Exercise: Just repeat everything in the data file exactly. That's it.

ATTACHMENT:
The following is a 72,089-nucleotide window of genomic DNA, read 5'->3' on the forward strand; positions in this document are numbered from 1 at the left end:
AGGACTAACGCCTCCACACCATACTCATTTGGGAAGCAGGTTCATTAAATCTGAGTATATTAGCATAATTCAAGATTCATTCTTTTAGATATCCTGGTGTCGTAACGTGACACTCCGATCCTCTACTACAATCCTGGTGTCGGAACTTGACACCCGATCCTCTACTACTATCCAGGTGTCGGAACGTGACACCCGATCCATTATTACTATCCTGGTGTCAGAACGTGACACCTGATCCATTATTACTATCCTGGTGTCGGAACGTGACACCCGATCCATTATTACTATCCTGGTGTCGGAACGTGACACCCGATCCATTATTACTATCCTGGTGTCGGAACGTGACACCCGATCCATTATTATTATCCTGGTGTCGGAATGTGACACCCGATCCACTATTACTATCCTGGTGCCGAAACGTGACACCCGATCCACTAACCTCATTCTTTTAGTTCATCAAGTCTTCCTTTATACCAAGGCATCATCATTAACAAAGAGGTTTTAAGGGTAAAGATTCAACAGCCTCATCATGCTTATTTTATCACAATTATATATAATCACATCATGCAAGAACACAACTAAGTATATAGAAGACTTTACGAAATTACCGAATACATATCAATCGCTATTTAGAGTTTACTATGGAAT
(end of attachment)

The following is a 72,089-nucleotide window of genomic DNA, read 5'->3' on the forward strand; positions in this document are numbered from 1 at the left end:
AGGACTAACGCCTCCACACCATACTCATTTGGGAAGCAGGTTCATTAAATCTGAGTATATTAGCATAATTCAAGATTCATTCTTTTAGATATCCTGGTGTCGTAACGTGACACTCCGATCCTCTACTACAATCCTGGTGTCGGAACTTGACACCCGATCCTCTACTACTATCCAGGTGTCGGAACGTGACACCCGATCCATTATTACTATCCTGGTGTCAGAACGTGACACCTGATCCATTATTACTATCCTGGTGTCGGAACGTGACACCCGATCCATTATTACTATCCTGGTGTCGGAACGTGACACCCGATCCATTATTACTATCCTGGTGTCGGAACGTGACACCCGATCCATTATTATTATCCTGGTGTCGGAATGTGACACCCGATCCACTATTACTATCCTGGTGCCGAAACGTGACACCCGATCCACTAACCTCATTCTTTTAGTTCATCAAGTCTTCCTTTATACCAAGGCATCATCATTAACAAAGAGGTTTTAAGGGTAAAGATTCAACAGCCTCATCATGCTTATTTTATCACAATTATATATAATCACATCATGCAAGAACACAACTAAGTATATAGAAGACTTTACGAAATTACCGAATACATATCAATCGCTATTTAGAGTTTACTATGGAAT